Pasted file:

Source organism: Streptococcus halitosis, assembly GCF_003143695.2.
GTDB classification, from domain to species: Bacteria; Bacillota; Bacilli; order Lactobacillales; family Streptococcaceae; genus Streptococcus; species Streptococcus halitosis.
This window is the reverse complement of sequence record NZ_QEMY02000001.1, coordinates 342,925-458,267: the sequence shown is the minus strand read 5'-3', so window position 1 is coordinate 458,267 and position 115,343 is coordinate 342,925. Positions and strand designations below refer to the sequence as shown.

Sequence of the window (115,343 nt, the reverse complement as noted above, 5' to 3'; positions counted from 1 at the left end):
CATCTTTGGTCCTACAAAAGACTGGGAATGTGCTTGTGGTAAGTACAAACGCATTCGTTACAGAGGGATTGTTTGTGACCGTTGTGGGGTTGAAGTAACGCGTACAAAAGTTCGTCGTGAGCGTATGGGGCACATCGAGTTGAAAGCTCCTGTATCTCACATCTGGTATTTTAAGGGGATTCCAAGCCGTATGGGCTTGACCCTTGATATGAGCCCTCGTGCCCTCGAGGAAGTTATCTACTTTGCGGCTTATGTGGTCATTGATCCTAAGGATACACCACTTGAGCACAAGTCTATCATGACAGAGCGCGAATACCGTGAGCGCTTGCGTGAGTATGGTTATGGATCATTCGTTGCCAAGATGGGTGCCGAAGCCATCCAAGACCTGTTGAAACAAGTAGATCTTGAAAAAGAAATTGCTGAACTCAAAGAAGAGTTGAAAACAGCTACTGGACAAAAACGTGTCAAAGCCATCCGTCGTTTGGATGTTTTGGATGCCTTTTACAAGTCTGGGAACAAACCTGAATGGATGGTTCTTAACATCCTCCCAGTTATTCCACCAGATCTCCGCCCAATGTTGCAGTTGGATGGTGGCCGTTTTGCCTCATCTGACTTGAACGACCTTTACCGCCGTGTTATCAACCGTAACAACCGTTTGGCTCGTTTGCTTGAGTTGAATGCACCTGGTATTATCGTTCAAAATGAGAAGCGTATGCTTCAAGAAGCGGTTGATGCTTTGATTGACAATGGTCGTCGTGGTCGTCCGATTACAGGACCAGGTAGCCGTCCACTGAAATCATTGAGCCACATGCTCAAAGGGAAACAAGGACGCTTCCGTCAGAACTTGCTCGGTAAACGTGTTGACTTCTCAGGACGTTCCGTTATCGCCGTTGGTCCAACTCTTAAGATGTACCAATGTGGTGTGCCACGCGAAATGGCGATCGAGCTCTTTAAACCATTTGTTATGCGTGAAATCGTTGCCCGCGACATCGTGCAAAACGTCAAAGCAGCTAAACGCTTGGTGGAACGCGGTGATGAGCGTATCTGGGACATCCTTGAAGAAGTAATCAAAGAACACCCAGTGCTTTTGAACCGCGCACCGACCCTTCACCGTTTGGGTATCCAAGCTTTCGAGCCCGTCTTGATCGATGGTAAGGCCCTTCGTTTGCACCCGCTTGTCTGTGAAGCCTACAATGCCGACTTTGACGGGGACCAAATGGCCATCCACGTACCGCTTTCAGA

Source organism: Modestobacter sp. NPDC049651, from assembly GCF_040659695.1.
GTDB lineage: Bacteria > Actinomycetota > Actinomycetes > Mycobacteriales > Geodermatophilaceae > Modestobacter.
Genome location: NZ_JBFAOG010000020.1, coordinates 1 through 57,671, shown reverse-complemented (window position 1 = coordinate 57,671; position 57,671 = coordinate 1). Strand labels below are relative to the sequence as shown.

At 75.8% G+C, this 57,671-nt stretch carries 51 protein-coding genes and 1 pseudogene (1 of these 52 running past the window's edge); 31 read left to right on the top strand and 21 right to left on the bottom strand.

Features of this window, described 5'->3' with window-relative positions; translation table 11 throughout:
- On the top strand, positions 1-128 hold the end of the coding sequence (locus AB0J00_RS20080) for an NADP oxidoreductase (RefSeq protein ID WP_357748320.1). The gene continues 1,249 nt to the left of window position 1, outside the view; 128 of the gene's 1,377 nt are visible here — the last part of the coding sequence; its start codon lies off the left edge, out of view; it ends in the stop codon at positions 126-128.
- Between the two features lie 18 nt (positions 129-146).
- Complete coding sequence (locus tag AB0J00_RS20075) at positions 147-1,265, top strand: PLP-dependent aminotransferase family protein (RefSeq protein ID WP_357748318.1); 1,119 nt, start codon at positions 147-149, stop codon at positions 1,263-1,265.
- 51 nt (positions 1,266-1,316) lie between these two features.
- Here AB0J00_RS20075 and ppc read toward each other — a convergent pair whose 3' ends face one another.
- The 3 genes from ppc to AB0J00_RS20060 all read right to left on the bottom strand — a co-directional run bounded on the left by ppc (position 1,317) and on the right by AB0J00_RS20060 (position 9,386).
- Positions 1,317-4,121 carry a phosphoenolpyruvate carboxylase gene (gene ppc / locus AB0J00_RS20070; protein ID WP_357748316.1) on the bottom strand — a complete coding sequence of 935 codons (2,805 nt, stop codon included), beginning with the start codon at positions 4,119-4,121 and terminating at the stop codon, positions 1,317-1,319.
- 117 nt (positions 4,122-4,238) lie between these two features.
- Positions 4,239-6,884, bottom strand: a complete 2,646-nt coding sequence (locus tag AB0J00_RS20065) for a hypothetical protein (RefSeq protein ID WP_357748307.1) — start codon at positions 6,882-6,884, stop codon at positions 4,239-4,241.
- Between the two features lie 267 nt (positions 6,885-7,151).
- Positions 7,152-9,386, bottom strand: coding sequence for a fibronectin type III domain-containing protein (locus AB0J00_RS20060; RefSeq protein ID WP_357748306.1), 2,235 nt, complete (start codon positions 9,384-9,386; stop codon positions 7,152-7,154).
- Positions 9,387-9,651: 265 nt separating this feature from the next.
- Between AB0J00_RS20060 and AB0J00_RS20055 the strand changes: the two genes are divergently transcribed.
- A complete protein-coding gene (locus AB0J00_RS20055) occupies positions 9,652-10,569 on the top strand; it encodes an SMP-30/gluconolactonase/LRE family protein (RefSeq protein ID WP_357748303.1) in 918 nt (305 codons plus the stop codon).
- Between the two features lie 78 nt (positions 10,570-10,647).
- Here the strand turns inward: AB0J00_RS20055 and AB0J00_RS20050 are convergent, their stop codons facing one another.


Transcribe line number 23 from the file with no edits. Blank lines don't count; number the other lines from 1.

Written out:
- Between AB0J00_RS20060 and AB0J00_RS20055 the strand changes: the two genes are divergently transcribed.